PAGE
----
Yes, this is filled with whisky

Yes, this is filled with whisky

Friday, January 13, 2012

"fuck you, you miscreant!"

I think this post from Wendy Thomas is the most sensible thing I've ever seen about how to deal with bullies. 

I intend to employ it myself.


wry wryter said...

I have to leave for work in ten minutes so I did not have time to read the whole post but I felt I add to add something. Sorry, I will not have time for a rewrite.

Years ago I wrote an article for The Day in New London and in it I basically said:
For every person who witnesses, theft, abuse of any kind, bullying, rape and any injustice you can come up with, if you do not stand UP to the perpetrator, you stand WITH the perpetrator as their SILENT ACCOMPLICE.

As decent human beings we must all right the injustices against others by speaking a word, a phrase, stepping forward, not back, call the police, tell the teacher, arm your children with self-worth so they can save themselves and others.

My mother used to say, ‘grow balls, speak up.’

I’ve got to run. May none of you out there today be A SILENT ACCOMPLICE !

Gene Pool Diva said...

Great post. I love this woman.

Ali Trotta said...

I love that post. I subbed to her blog, and I am really glad that you posted a link. Thank you!

ilyakogan said...

Unfortunately she doesn't know what she is talking about.

She pictures a bully as some big dumb kid that takes kids money. That's a stereotype. Most modern day bullying is complex, non-physical, and perpetrators are often highly intelligent kids. It makes them far more dangerous than the traditional bully of our age. Those guys used to bruise our cheeks and pride. The modern kind kill people. Whoever invented the phrase, "sticks and bones will break my bones but words can't hurt me" is full of utter crap and we all know it!

My son was bullied last year by a girl who kept calling him fat and dump and a whole bunch of other names. He was in severe distress. He didn't want to go to school. His grades suffered. He lost his confidence. Talking to the teacher, principle's office, and everybody else didn't help. You see, he is a big, athletic, powerfully-built boy and she is a tiny "defenseless girly-girl." I attempted to talk to her mother. The woman said, "Your son is lying!" You see, an apple doesn't fall far from the tree, even if it's an orange tree... There is gotta be a tree nearby, or so I've been told...

His teacher said, "I cannot believe she is still doing it. I spoke to her about this."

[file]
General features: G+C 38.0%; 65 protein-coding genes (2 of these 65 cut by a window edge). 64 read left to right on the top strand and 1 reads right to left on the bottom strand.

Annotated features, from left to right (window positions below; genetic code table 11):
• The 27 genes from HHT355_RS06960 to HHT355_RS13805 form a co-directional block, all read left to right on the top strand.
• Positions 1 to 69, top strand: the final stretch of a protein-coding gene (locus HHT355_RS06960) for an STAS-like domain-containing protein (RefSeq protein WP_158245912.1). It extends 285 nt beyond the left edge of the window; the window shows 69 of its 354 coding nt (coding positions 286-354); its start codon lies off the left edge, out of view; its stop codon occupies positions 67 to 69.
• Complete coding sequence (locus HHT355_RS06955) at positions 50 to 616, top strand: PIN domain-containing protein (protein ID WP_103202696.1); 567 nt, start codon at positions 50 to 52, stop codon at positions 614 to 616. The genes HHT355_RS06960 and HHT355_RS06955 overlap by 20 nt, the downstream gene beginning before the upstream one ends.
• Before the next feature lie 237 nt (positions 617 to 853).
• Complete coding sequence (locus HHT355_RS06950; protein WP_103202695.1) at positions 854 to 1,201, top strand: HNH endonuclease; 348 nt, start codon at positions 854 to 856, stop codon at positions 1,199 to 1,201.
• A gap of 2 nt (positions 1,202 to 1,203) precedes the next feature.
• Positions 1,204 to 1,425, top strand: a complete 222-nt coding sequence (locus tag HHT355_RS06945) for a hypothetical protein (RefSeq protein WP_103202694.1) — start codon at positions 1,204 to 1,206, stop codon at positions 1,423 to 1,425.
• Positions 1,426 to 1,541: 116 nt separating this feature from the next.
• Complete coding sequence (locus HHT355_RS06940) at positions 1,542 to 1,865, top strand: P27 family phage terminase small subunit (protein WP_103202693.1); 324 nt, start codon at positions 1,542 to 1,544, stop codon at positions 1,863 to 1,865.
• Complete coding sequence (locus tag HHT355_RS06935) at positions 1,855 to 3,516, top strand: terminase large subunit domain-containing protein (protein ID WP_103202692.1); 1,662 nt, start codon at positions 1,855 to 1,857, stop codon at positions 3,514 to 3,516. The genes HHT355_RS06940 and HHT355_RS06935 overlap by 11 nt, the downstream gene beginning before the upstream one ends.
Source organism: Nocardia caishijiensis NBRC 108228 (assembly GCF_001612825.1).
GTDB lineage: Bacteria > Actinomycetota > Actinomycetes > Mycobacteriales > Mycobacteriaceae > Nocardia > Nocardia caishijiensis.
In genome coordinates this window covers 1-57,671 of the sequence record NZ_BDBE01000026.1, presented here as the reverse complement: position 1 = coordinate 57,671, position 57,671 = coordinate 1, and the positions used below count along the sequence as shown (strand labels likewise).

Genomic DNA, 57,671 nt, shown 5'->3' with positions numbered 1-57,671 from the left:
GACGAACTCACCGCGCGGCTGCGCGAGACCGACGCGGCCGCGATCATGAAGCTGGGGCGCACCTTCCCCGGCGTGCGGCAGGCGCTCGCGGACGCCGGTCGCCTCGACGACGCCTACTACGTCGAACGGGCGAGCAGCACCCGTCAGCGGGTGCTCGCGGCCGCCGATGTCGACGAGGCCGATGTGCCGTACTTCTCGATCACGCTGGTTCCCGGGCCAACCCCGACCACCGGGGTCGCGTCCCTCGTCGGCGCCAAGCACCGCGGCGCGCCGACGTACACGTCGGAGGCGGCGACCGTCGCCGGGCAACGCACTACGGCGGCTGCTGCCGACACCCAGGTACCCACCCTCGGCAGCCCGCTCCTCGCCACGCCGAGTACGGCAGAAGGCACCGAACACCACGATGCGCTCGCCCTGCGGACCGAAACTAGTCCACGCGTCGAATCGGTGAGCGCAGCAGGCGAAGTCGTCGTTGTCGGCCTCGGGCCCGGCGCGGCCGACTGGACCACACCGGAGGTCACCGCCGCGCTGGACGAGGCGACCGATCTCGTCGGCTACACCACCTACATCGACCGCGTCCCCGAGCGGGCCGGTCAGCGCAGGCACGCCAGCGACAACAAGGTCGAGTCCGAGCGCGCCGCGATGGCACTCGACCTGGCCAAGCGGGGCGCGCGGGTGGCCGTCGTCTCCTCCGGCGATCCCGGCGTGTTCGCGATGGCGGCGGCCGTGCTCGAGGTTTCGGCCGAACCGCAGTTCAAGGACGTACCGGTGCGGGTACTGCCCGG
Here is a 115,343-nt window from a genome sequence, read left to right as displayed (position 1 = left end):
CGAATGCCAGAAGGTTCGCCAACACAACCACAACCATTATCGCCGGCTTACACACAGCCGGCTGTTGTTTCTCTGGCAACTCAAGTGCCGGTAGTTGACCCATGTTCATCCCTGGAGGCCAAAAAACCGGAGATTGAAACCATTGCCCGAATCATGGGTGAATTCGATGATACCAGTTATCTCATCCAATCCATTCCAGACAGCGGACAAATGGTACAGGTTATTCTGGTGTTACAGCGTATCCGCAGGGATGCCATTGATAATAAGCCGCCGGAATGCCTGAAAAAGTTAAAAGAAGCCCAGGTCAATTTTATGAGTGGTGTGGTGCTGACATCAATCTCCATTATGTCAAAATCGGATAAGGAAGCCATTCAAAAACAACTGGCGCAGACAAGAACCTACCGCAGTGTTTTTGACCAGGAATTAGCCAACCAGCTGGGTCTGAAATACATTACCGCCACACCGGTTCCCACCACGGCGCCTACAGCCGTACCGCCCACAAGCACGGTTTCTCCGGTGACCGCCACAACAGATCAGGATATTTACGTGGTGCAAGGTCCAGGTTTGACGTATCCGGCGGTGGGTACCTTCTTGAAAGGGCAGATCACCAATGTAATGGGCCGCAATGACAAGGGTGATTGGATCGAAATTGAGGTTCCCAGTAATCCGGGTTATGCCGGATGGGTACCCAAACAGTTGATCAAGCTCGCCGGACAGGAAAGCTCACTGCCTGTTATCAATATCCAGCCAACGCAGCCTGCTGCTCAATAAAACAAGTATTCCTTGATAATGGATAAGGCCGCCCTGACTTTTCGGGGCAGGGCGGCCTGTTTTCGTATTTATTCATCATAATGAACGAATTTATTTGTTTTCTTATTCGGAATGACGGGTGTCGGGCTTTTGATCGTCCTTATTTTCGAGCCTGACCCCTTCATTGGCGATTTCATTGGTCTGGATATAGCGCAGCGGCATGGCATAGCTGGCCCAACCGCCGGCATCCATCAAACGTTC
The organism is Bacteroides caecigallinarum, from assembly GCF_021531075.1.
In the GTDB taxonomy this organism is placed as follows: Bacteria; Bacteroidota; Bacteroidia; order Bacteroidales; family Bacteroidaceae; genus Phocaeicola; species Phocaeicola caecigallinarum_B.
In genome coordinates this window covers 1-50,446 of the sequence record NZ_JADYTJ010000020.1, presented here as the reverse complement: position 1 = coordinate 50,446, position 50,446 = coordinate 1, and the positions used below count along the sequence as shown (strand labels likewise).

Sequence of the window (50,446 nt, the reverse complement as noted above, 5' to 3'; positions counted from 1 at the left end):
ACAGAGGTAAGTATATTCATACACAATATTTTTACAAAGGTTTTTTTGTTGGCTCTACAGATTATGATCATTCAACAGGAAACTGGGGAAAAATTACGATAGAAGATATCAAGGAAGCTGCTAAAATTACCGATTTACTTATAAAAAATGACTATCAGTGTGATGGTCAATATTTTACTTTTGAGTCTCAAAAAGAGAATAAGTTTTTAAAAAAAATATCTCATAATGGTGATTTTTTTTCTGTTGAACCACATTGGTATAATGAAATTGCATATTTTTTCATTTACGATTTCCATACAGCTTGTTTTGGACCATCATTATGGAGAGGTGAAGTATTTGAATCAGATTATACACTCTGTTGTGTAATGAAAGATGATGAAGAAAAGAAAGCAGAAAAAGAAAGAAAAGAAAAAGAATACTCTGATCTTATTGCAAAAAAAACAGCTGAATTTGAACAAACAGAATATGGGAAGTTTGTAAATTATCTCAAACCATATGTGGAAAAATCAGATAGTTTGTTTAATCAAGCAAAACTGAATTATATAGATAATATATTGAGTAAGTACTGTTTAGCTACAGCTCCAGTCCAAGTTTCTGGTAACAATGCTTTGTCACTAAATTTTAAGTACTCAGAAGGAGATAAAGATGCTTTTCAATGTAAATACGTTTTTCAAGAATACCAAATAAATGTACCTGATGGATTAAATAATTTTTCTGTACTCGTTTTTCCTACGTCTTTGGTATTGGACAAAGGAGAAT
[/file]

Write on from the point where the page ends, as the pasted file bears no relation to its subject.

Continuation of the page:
I told my son to tell the girl, "I can lose weight but you will always be ugly." I said if she keeps teasing him to start teasing her back about her looks. (She is not ugly, by the way.)

What an uproar this advice caused! Everybody got really pissed at me and said the usual dumb shit like, "Just tell an adult."

This never works!

My gentle son who is in love with the world was also upset with the advice and said that he will never, ever, going to do that.

How did it all end? I'm sorry to say that he finished the year being bullied and we made sure he was not in the same class as the future divorce attorney... We coped out in other words.

All this advice of saying something, doing something, is very nice and I agree, this is the only thing we can do - the alternative is doing nothing.

But nothing works!

They cannot be watched 24/7 and the bully will find the time and place to do their damage to our kids.

Bryce Daniels said...

Thank you for calling attention to this matter.

What really PISSES me off? Some of these young victims could be the future Updikes and Austens of the world. It's not right that Neanderthal illiterates should be allowed to rob the rest of us of true art and beauty.

And we wonder why our world is so fucked up... (Yes, I said it.)

ilyakogan said...

@Bryce As I've said in my comment - you oversimplify things.

Kids used to be allowed to get physical. Fights were common and were tolerated to a degree. We now live in a modern enlightened society when this behavior is not tolerated. As a result, people who used to keep their sharp tongues safely in their cheeks because they'd get beat up in the school yard, feel safe to say anything.

Modern bully is intelligent, organized, Internet savvy, and is far more dangerous. They often drive kids to suicide fully aware of what they are doing. As court documents of one of the cases shows one of the bullies texted to another something like this, "when is this fuker is going to off himself already?"

I'm sorry to say that a modern bully is the future Updike torturing a gentle and vulnerable Neanderthal.